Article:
An 18-year-old gunman shot 13 people, killing 10, in a mass shooting in Buffalo, New York.
Police said the gunman was wearing tactical gear and livestreamed the shooting.
One official called the shooting a "racially motivated hate crime" in a press conference.
An 18-year-old white gunman, dressed in tactical gear and livestreaming on Twitch, opened fire on customers and employees at a supermarket in Buffalo, New York, on Saturday and fatally shot 10 people in what authorities described as a racially motivated mass shooting.
The shooting suspect, Payton Gendron of Conklin, New York, had driven hours to reach the predominantly Black community in upstate New York, law enforcement officials told media.
As of Saturday night, authorities were investigating a hate-filled, racist manifesto that purported to explain the motive behind the alleged massacre.
The shooting suspect was arrested at the scene and arraigned that same day on a charge of first-degree murder. He appeared in court dressed in a white paper gown and wearing a white face mask, and pleaded not guilty to the charge.
The man spoke briefly several times in court, answering "yes sir" and "I understand my charges" when asked by the judge.
—Erie News Now (@ErieNewsNow) May 15, 2022
Local and federal officials were quick to label the shooting as racially motivated. The FBI announced at a press conference it will investigate the incident as both a hate crime and "racially motivated violent extremism."
New York Gov. Kathy Hochul called the shooting an act of "white supremacist terrorism."
The massacre began shortly after 2:30 p.m. on Saturday afternoon, when the gunman arrived in the parking lot of a Tops supermarket and began shooting people in the parking lot before entering the store, authorities said.
Buffalo Police Commissioner Joseph Gramaglia told reporters that 10 people were killed and three injured in the shooting. Of those 13, 11 were Black and two were white. Four were employees of the store while nine were customers, he said. Authorities had not released the identities or ages of the victims as of Saturday evening.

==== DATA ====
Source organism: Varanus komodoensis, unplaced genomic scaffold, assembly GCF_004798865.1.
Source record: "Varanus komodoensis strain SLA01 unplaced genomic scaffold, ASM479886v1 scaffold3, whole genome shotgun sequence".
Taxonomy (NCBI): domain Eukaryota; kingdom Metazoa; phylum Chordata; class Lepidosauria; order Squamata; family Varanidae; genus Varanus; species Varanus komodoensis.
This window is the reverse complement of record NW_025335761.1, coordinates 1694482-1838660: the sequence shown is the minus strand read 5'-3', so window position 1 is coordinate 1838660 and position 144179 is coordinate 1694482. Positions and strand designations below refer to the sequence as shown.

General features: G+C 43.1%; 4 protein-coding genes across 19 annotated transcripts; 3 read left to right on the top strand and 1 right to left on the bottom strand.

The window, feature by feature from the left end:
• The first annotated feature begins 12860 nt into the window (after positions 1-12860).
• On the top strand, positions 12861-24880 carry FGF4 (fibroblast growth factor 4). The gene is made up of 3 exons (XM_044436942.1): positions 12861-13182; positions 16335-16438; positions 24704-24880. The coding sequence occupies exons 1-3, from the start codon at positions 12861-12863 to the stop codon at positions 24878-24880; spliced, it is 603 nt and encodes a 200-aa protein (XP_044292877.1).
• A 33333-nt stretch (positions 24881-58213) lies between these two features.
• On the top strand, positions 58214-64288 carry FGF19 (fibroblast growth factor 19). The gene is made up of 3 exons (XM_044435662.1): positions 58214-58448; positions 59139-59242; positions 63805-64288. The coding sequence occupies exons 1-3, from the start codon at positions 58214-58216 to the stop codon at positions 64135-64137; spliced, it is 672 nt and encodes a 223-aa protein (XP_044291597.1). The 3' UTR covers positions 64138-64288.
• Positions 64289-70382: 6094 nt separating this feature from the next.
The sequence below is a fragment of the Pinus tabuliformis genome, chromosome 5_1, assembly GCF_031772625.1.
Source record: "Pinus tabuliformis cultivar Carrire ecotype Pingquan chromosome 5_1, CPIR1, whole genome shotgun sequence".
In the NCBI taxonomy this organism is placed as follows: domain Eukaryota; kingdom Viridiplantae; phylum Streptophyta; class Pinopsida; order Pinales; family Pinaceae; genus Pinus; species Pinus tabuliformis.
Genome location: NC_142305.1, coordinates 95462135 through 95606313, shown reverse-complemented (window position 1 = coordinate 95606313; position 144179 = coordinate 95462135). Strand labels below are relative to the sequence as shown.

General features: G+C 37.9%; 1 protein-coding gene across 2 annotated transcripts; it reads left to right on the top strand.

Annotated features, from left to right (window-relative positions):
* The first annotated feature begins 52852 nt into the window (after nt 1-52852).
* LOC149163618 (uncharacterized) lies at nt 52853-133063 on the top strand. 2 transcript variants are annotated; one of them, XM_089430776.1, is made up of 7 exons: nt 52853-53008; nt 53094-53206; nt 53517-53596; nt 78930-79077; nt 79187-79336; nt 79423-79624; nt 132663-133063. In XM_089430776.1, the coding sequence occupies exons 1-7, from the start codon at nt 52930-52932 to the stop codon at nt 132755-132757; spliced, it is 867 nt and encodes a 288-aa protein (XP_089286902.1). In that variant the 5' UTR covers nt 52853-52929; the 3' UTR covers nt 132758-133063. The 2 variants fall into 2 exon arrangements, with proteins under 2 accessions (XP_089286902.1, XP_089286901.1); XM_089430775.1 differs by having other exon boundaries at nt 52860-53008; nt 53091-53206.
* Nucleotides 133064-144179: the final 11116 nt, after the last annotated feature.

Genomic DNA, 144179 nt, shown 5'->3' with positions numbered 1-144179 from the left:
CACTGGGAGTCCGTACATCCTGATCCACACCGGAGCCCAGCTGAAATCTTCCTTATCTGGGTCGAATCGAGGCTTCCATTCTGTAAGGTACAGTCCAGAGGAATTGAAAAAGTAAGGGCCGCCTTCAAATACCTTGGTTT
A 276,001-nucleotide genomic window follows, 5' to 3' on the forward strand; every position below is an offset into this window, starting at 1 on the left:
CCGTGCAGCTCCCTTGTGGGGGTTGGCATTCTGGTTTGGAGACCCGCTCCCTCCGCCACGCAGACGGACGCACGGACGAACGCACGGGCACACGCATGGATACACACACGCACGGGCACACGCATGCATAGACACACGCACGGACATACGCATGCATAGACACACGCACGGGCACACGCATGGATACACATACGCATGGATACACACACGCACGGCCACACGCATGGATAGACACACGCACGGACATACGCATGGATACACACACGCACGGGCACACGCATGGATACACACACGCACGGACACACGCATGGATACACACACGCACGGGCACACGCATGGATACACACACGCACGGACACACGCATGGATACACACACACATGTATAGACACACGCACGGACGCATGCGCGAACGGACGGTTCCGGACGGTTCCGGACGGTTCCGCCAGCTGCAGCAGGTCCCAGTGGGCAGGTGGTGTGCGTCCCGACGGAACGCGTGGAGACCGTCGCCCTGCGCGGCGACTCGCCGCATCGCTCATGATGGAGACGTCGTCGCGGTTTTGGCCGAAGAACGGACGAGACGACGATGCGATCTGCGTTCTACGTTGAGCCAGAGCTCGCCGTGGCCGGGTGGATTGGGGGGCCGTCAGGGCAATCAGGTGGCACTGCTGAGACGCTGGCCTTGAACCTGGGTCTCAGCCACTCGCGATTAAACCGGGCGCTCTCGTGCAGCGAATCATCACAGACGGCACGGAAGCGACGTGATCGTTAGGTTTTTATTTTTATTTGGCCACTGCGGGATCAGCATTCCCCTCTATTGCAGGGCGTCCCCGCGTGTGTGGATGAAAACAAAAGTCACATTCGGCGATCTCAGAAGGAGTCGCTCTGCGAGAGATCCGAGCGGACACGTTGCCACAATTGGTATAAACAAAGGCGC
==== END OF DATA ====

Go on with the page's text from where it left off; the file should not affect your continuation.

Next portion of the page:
Gramaglia offered high praise to one of the victims, a "beloved" Tops security guard and retired Buffalo police officer, who Gramaglia said engaged the gunman and fired multiple shots. Due to the gunman's heavy body armor, none of the shots deterred the gunman, who fatally shot the guard, Gramaglia said.
The guard was "a hero in our eyes," he added.
Eventually, when Buffalo police officers arrived, the gunman "put the gun to his own neck," Gramaglia said. Officers talked the suspect into dropping the gun and removing some tactical gear before he surrendered.
The gunman used a 'legally obtained weapon, but it was illegally modified'
The suspect is due to appear at a felony hearing on May 19, according to Erie County District Attorney John Flynn, who added the first-degree murder charge carries a potential penalty of life in prison without parole.
Flynn said his office is investigating the racial aspect to the alleged crime, but in the meantime, the shooting suspect is being held without bail.
"We have taken the appropriate steps right now to get him behind bars," Flynn said at a press conference.
New York leaders were quick to condemn the mass shooting, denouncing the racism and hatred that apparently provoked the attack.
"This is a community where people love each other. The shooter was not from this community," Buffalo Mayor Byron Brown told reporters at the press conference. "In fact, the shooter traveled from hours outside this community to perpetrate this crime on Buffalo."
Gov. Hochul used the opportunity to announce a "comprehensive gun package to address further loopholes that exist in our laws."
Authorities have not detailed the exact type of gun the suspect used, but Hochul said Saturday evening the shooter had used "a legally obtained weapon, but it was illegally modified." She did not elaborate on the weapon's modification.
"Nine states, as well as NYPD, have teamed up with us to make sure that we can identify when guns are coming across the border from places like Pennsylvania gun shows and ending up in small communities outside Binghamton or in Broome County," Hochul said. "We don't know that that is the source of the modifications made to a gun, but we're going to find out and we're going to continue addressing this every single way we can."
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